Dilma Rousseff has promised to fight on against an attempt to impeach her, which she dismissed as part of Brazil’s long tradition of coups.
In her first meeting with the foreign media after the lower house of congress voted to impeach her on Sunday (17), the president said her country had a tradition of not respecting elected authority that dated back 60 or 70 years.
“Brazil has a dormant coupist streak,” Ms Rousseff said. “If we follow the trajectory of the presidents of our country . . . we will see that impeachment has systematically become an instrument for use against elected presidents.”
It is startling that a vice-president in the exercise of his mandate would conspire openly against the president
The president, under pressure for a collapse in economic growth and a vast corruption scandal at Petrobras, the state-owned oil company, is locked in a bitter fight with her vice-president, Michel Temer, who will take her job if she is impeached.
The motion has now moved on to the senate. If more than half of the 81-seat upper house accepts the motion, which argues that Ms Rousseff violated the law by fudging the national budget to disguise a deficit, Ms Rousseff will be suspended and Mr Temer would take over as soon as early next month.
If after up to six months of deliberations the senate decides by a two-thirds majority to formally impeach Ms Rousseff, Mr Temer would assume power until the next elections in 2018.
The opposition has begun to fight back against Ms Rousseff’s characterisation of the proposed impeachment as a coup, saying the country needs to get a new and stable government in place as fast as possible to rescue it from the worsening economic crisis.
“Congress and Brazilian society has realised we are rapidly arriving at the bottom of the well,” said senator Aloysio Nunes of the opposition PSDB party.
“We do not have hyperinflation, but we do have a social crisis. We have had two years of a recession which has no parallels, not even the crisis in 1929 and 1930. The social situation is one of emergency and congress is aware of this.”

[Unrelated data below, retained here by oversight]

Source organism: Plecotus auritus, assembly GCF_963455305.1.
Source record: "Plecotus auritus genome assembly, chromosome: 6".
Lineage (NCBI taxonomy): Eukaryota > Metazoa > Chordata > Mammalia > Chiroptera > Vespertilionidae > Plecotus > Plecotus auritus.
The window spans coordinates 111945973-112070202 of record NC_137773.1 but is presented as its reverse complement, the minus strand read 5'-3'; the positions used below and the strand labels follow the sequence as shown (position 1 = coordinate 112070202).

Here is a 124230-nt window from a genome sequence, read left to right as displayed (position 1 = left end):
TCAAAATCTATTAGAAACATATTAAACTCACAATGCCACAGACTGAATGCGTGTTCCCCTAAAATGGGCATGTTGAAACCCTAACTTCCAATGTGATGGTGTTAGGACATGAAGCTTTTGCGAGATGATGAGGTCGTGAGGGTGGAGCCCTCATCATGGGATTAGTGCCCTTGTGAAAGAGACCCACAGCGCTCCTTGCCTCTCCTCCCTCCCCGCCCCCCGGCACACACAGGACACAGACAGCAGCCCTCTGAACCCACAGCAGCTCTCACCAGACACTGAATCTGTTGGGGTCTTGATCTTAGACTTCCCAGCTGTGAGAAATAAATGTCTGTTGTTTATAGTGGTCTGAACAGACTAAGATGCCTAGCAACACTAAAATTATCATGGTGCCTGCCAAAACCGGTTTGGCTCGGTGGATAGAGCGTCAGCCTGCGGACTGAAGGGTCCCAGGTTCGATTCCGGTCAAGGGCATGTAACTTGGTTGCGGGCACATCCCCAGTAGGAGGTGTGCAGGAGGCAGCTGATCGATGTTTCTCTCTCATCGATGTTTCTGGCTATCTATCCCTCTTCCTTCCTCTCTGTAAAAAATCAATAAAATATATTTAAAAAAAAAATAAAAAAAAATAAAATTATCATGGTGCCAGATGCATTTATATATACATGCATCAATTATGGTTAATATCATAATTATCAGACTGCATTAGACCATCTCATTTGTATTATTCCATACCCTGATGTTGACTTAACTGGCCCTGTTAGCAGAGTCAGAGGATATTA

Backing congress’s charges that Ms Rousseff manipulated the budget, allowing her to spend more ahead of the 2014 elections, he insisted the impeachment was legal. “We would be a banana republic if the president could do whatever he or she wanted, whatever enters his or her head, without anything ever happening to them,” he said.
Mr Temer is the head of the PMDB, the biggest party in congress and until recently Ms Rousseff’s main coalition partner. On Tuesday (19), Ms Rousseff bitterly attacked him as the leader of the “coup”.
“It is startling that a vice-president in the exercise of his mandate would conspire openly against the president,” Ms Rousseff said. “In no democracy in the world would a person who did that be respected because every one of us knows the injustice and pain that you feel when are betrayed.”
Asked if she would call early elections, Ms Rousseff did not dismiss the notion but said it was not being considered at present. “This is not the beginning of the end; we are at the beginning of the fight, and it will be a long one,” she said.
Copyright The Financial Times Limited 2016
(c) 2016 The Financial Times Limited